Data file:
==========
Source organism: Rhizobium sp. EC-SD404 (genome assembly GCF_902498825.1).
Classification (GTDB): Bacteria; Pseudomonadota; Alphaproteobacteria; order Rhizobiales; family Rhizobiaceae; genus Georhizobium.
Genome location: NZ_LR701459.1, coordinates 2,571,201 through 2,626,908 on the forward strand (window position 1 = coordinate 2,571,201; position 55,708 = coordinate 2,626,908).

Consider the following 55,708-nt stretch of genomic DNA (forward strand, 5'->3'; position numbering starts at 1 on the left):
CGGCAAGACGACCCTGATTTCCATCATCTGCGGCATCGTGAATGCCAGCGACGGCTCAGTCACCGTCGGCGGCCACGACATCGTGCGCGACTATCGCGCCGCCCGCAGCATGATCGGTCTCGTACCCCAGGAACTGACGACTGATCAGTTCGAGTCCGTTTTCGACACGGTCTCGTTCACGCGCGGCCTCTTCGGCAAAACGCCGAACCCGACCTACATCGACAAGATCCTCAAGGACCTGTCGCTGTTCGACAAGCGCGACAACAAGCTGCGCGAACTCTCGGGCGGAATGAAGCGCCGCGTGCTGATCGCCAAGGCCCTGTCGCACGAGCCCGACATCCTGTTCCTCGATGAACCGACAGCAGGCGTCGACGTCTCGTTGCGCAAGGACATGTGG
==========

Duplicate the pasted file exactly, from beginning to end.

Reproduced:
Source organism: Rhizobium sp. EC-SD404 (genome assembly GCF_902498825.1).
Classification (GTDB): Bacteria; Pseudomonadota; Alphaproteobacteria; order Rhizobiales; family Rhizobiaceae; genus Georhizobium.
Genome location: NZ_LR701459.1, coordinates 2,571,201 through 2,626,908 on the forward strand (window position 1 = coordinate 2,571,201; position 55,708 = coordinate 2,626,908).

Consider the following 55,708-nt stretch of genomic DNA (forward strand, 5'->3'; position numbering starts at 1 on the left):
CGGCAAGACGACCCTGATTTCCATCATCTGCGGCATCGTGAATGCCAGCGACGGCTCAGTCACCGTCGGCGGCCACGACATCGTGCGCGACTATCGCGCCGCCCGCAGCATGATCGGTCTCGTACCCCAGGAACTGACGACTGATCAGTTCGAGTCCGTTTTCGACACGGTCTCGTTCACGCGCGGCCTCTTCGGCAAAACGCCGAACCCGACCTACATCGACAAGATCCTCAAGGACCTGTCGCTGTTCGACAAGCGCGACAACAAGCTGCGCGAACTCTCGGGCGGAATGAAGCGCCGCGTGCTGATCGCCAAGGCCCTGTCGCACGAGCCCGACATCCTGTTCCTCGATGAACCGACAGCAGGCGTCGACGTCTCGTTGCGCAAGGACATGTGG